The minimum academic degree required to start a career in higher education is a Master’s degree. In fact, most schools require that aspirants must have started their doctorate work before they can be offered the position of Assistant Lecturer. Their bachelor’s and master’s degrees are also mostly required to be in the same/similar discipline they are planning to lecture. Unless every other discipline decides to include some courses in Education as electives for undergraduates who want to eventually teach in their discipline, there is no really no pathway for an intending Higher Educator to get any academic training in teaching. However, there is the possible option of having people start in a Discipline-themed Education (e.g., Physics Education) in their first degree, and end up in the core discipline itself (e.g., Physics) as a Lecturer. However, this option is currently not available in the Nigerian academic recruitment world. It is not even a conversation that Tertiary Institutions in Nigeria are ready to have yet. Another option is to require an Education Degree alongside the already required multiple discipline-based degrees for intending Higher Educators, and I want to believe you can also judge that this will not be a fair decision. It already takes a lot of time and resources to obtain the required discipline-based degrees. The limitations in the design of the academic profession pathway for higher educators make it difficult for them to have any formal training in Education before taking their jobs. This means the best way would be to inculcate education training into their jobs.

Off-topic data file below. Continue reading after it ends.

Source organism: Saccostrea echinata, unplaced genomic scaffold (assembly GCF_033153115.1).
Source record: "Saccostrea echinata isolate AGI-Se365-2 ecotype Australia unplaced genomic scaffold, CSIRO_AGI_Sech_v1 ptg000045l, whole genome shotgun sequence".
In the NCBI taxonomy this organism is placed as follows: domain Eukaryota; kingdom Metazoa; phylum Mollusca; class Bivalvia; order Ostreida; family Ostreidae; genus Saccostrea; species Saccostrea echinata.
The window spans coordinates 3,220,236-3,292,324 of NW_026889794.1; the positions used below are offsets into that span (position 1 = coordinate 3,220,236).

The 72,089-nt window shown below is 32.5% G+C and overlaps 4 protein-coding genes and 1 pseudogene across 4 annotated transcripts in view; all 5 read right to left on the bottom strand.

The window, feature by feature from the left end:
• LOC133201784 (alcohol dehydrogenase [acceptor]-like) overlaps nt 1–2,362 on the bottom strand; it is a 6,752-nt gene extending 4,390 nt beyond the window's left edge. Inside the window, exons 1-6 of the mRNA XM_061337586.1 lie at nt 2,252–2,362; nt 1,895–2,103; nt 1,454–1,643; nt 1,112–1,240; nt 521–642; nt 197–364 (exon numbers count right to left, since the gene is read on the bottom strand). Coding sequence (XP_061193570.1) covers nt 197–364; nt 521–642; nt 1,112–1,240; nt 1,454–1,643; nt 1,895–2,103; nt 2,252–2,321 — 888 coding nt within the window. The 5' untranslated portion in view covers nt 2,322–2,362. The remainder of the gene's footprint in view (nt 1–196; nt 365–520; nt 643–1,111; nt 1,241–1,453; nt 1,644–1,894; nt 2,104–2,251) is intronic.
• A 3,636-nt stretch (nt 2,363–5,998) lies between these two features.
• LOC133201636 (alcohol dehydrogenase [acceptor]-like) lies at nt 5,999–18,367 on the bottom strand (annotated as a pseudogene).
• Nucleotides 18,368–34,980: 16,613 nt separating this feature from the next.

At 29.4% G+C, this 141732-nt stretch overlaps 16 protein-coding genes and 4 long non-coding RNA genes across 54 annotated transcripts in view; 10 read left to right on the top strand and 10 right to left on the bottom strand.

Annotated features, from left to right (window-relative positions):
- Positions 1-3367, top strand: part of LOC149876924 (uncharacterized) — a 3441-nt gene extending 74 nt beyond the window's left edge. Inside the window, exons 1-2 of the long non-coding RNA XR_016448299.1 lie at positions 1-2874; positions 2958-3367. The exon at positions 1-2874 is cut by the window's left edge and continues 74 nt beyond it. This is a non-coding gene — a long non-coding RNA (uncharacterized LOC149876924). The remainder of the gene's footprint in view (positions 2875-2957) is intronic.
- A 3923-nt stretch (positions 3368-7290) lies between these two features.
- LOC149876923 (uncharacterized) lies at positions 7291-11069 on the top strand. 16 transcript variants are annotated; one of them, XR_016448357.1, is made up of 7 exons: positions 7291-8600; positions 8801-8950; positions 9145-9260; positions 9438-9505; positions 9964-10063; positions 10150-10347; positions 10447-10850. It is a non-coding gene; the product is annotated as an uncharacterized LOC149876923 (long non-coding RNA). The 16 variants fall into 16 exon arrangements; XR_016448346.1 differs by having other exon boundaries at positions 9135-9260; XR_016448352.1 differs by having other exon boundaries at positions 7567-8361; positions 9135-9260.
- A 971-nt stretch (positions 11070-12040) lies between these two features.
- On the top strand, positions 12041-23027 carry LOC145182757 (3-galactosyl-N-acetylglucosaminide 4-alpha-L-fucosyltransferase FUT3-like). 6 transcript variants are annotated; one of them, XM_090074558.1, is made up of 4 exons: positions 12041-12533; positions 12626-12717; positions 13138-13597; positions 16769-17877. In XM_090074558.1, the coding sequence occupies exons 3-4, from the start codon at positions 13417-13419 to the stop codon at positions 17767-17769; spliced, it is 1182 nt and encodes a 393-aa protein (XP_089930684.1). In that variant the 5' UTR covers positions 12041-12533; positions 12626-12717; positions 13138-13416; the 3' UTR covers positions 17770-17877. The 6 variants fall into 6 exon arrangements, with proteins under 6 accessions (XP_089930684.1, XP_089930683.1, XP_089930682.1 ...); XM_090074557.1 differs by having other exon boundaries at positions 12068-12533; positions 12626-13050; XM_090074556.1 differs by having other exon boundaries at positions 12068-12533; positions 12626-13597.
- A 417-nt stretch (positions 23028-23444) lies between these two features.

Lecturers are not paid enough

Let us even say we are considering requiring Higher Educators to have some training in education by themselves before or within their jobs, the question will be: Are Higher Educators being paid enough to do that? Lecturers are already being paid so measly for what they do and what they are required to do. For example, academic promotions in most universities are heavily dependent on high-impact research publications. The same publications lecturers receive little to no institutional support to do. With lack of funding, weak infrastructure and more, many academics depend on personal funds to do research. That is, they must depend on the same paltry salary to do research so they can get promoted. Add the requirement of getting trained in education by themselves with their own resources to that and think of how it sounds. It does not make sense, right? Exactly.  

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Rapidly changing times

The last reason is that things keep changing and the already over-burdened lecturer should not have the sole responsibility of keeping up with what is changing in the general world, in their disciplines specifically, and also in education and pedagogy models. Education Researchers are equipped to do that last part and they can provide support for higher educators via CTLs. It gives room for higher educators to be able to zoom in their focus into their respective fields, while still benefitting from an ever-growing understanding of teaching and learning within the rapidly changing world that can help them do right by their students.  

Creating Centres for Teaching and Learning within Higher Education provides a great way to help everyone: both teachers and students. It is a win-win for all

Oluwatoyin is a Doctoral Researcher in STEM Education, Social Entrepreneur, and Policy Consultant.  She writes from Boston, United States, & Lagos, Nigeria. She can be reached at [email protected]